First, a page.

The wooden and plastic furniture imitating the original, since I couldn't buy the real thing. It made me spend a lot of time, measuring space, putting everything in perfect order for me to consider it in my imagination, the house of my dreams. However, when I finished putting together this dream house, I was exhausted, and I don't think I wanted to play anymore because I didn’t see the point in it… in those dolls. And I wouldn’t even end up finishing the decorations. In this, I didn’t have any friends, because my peers didn’t want to play with me. Generally no one understood my tiredness for interactions. Sometimes it would even cause fights with other children. I thought it was normal to do this. I thought that the neighbor was wrong in insisting that I should want to play with her. School then was a process that was a bit complicated in my life, right? I don’t forget the meltdowns… what they call “crises”… that I had… and from everything I heard from peers when it happened. I was in preschool for a short time, like a week, because I couldn’t stand my peers screaming, crying, speaking loudly among themselves, nor with me. I was already literate since I was 5 years old, or earlier, so I thought everything was really annoying/boring. I hated painting, drawing, and abhorred recess. This happened daily. And I spoke to the teachers and principal that I didn’t go to school to play. I wanted to do math, write, and read. And today painting is a problem because I don’t know how. Definitively I hated being in a school environment. Since I couldn’t stand the noise, I couldn’t stand being outside of my comfort zone which was my house, my room, or other places I liked to go. Until one day, due to so much crying, they called my parents who ended up pulling me out of school. It wasn’t a very good thing, the punishment that occurred. I had the right to play, I had the right to TV, but… I had no other way, because the next year I went back to school, straight into the first grade, and it almost happened all over again. So, every start of the year was very difficult for me. Changing routine, changing the classroom, changing the teacher, changing peers, always ended up in a meltdown, sometimes even self-aggressively, which would make my father go there and take me out of the classroom by the ear, while my classmates would laugh at me. “Ah, she must be doentinha [sick in a diminutive form], retarded." I heard. Remembering that there was little knowledge about sensory load at the time. There was nothing about inclusion. And then there was a lot, you know, little knowledge about what overloaded sensorially, you know? of a child, an autistic person. So, we were treated like problematic tantrum children, right? Because it was very difficult, for example, especially for me, to be in a classroom, away from the people I liked, and close to strangers who wanted to make a lot of noise. It bothered me. And these problems happened until the age of 9. [inaudible]. At some point in this process, I don't know for what motive, probably because of the school's recommendation or something. My mother took me to several doctors, until we found a child neurologist. Today known as a pediatric neurologist. I did several tests, an electroencephalogram, mainly which showed an impairment. Well, I don't know how to go into those details... uhh, but it's something to do with the prefrontal cortex, so I had ADHD too, and in the end, I ended up getting diagnoses of Pervasive Developmental Disorder, Childhood Disintegrative Disorder. And I always ended up having some kind of different doctor or doing an electrocardiogram, which was something that bothered me a lot, and to this day I don't know exactly what I did, but then I found out that when I was a child, I had seizures. So maybe that's why my mother sought so much professional help. Unfortunately, I don't know much about this phase, right? Because whoever could have told me about it is no longer alive. Then in adolescence they started to call what I had Asperger Syndrome. Finally, I got one that, I got a name that was nicer. After an electrocardiogram with a family cardiologist, I remember, then, that I was prescribed the first anxiolytic and soon I was taking antidepressants, at the age of 12 when my brother died, due to complications from diabetes. And since then, I lost, right, my friend, my support network, who explained the relationship between the world and people, I was a little lost. And then came the medicalization, which is what happens to this day. Looking for a remedy, looking to treat a pain that is not curable, like autism, is not. Before the diagnosis of Asperger's, my parents put me in piano class, singing class, poetry class, Rio Grande do Sul history class to compete for the State’s folkloric contests, as I have already mentioned. And all this time, despite the information about behavior at school, which never ceased to exist, I always had good grades, I had some difficulty in math, physical education and arts. Playing has always been a very complicated thing for me, and I was also that so-called boring student, because I asked a lot of things, to make sure I had heard correctly. And yet, I was chosen to be the valedictorian of the eighth-grade class. And at that moment, precisely because of that, I ended up developing nervous gastritis, the depression got worse, the insomnia came back. And I ended up sleeping in class, because I studied in the morning and in the afternoon, and that made me exhausted. It was promptly a reason for my teachers to complain to my parents. If I didn't say much, they called them; if I didn't say anything, they called urgently, if I said a lot, they also called. They went to the extreme of asking my mother, if I used any kind of drug, that she would take care of it, she asked them to take care if I didn't drink or do something hidden, since sometimes I fell asleep out of nowhere in the classroom. In my school they didn't understand that I could be talkative, proactive, hyperactive, intelligent, sometimes only for a certain period, or if the subject interested me. Afterwards, I couldn't take it anymore, I kept quiet, I wanted to go home to sleep. It happened too because I didn't get enough sleep. My mother didn't talk about it at school, because she was afraid that I would be excluded and suffer prejudice from teachers too, I don't know, she never said that to me. But she chose. As far as I can remember, the school didn't know about my diagnosis, and if they did, I wasn't informed. During high school, then, my performance decreased, the school average was seven, then it turned to assessment A, B, C, D and skills. Although I didn't fail, I wasn't better in some subjects, like arts, as I said, chemistry, were the only ones I needed to do summer school. At the time, we took a test called PEIES, I'm old, at the end of the third year, we chose a course at UFSM, Federal University of Santa Maria, and depending on the grade taken each year, and the essay that was of the last year, we could then go straight to the University, without taking the entrance exam or any selection process, remembering that at the time there was no ENEM [National University Entry Exam Process], right? I did it every year without studying any, not a single year and I slept during the tests, due to the overload, I would black out, then someone would call me, give me a coffee, I would come back. Even so, after the final result, I had a party with the approved colleagues, I saw each one in their area, and I didn't even go to see if my name was on my list, in the list of those approved for the course I chose. I went to sleep, suddenly, my colleague knocks on the door, congratulating me, because I was approved, but I hadn't even looked, because I was already sure I hadn't. And then it was a very good surprise, both for me and for my physics teacher, right? Who said I would never pass anything, but I liked physics, I didn't like him. In addition to getting a good grade, in addition to getting a considerable grade, right, in the selection process, I was chosen again to be the valedictorian of the high school class, at Colégio URCAMP, here in São Gabriel, in 2003. And best of all: the party graduation was on my birthday. And then comes the saga of an autistic woman's higher education.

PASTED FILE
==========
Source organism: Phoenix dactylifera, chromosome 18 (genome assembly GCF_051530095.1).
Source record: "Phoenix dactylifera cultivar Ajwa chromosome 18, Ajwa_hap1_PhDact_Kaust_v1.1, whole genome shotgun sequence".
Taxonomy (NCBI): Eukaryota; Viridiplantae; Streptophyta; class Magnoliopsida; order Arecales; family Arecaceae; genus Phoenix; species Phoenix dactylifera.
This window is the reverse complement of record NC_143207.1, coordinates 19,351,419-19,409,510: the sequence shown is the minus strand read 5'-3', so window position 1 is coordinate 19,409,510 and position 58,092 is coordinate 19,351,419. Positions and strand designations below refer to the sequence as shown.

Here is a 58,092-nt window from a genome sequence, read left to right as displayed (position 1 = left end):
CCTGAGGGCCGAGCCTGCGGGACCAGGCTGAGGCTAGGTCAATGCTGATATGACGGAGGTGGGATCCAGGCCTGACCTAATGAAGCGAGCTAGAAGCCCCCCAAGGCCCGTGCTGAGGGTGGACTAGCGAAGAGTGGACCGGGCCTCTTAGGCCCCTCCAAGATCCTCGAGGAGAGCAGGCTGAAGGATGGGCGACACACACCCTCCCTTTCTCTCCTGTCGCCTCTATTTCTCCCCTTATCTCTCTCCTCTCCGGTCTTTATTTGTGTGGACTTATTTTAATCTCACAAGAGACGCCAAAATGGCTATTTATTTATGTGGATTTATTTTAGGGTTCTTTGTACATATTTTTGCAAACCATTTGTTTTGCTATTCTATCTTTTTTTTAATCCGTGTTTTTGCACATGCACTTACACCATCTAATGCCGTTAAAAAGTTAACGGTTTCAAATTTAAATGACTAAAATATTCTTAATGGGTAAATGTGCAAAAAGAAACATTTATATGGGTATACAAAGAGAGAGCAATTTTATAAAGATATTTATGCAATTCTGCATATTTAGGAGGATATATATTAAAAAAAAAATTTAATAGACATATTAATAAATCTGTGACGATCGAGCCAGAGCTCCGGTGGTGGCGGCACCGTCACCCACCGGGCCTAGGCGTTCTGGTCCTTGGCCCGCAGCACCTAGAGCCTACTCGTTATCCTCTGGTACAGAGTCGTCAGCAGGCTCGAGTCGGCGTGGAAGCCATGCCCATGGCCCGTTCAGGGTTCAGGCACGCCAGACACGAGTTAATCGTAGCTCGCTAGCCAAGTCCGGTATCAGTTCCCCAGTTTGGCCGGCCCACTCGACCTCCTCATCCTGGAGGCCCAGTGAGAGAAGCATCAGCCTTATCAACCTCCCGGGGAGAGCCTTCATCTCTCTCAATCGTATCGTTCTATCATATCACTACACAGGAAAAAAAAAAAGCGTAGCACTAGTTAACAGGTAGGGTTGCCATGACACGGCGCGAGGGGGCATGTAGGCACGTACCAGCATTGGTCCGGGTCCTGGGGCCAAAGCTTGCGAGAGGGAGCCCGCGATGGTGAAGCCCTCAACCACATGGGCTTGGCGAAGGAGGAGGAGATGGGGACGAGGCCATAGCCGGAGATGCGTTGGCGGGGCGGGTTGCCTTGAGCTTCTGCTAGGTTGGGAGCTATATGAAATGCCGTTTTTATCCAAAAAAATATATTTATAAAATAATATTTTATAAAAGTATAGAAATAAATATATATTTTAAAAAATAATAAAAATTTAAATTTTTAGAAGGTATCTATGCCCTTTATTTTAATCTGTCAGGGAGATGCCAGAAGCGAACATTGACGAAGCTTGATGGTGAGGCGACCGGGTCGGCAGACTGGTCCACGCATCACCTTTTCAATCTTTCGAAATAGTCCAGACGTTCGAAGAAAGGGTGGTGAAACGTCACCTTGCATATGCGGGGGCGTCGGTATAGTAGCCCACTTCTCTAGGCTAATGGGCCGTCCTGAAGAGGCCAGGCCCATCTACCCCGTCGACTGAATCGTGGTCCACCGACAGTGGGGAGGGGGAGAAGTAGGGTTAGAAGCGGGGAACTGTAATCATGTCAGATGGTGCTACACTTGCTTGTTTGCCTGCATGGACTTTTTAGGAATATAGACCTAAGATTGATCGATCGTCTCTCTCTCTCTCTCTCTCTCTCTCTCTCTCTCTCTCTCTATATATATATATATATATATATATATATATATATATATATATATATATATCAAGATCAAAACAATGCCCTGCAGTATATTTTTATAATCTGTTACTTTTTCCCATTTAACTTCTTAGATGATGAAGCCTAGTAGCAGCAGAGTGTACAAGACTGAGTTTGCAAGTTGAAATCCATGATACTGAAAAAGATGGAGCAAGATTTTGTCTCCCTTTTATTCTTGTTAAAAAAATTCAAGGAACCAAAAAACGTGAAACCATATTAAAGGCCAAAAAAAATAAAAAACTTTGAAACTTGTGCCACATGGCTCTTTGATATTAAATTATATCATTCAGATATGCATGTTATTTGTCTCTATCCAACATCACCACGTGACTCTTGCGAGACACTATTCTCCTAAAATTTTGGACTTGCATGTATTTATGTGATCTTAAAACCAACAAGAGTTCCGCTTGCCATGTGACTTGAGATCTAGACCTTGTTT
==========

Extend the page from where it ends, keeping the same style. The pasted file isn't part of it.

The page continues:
[Dienuza sings Taylor Swift’s song The Lakes in English]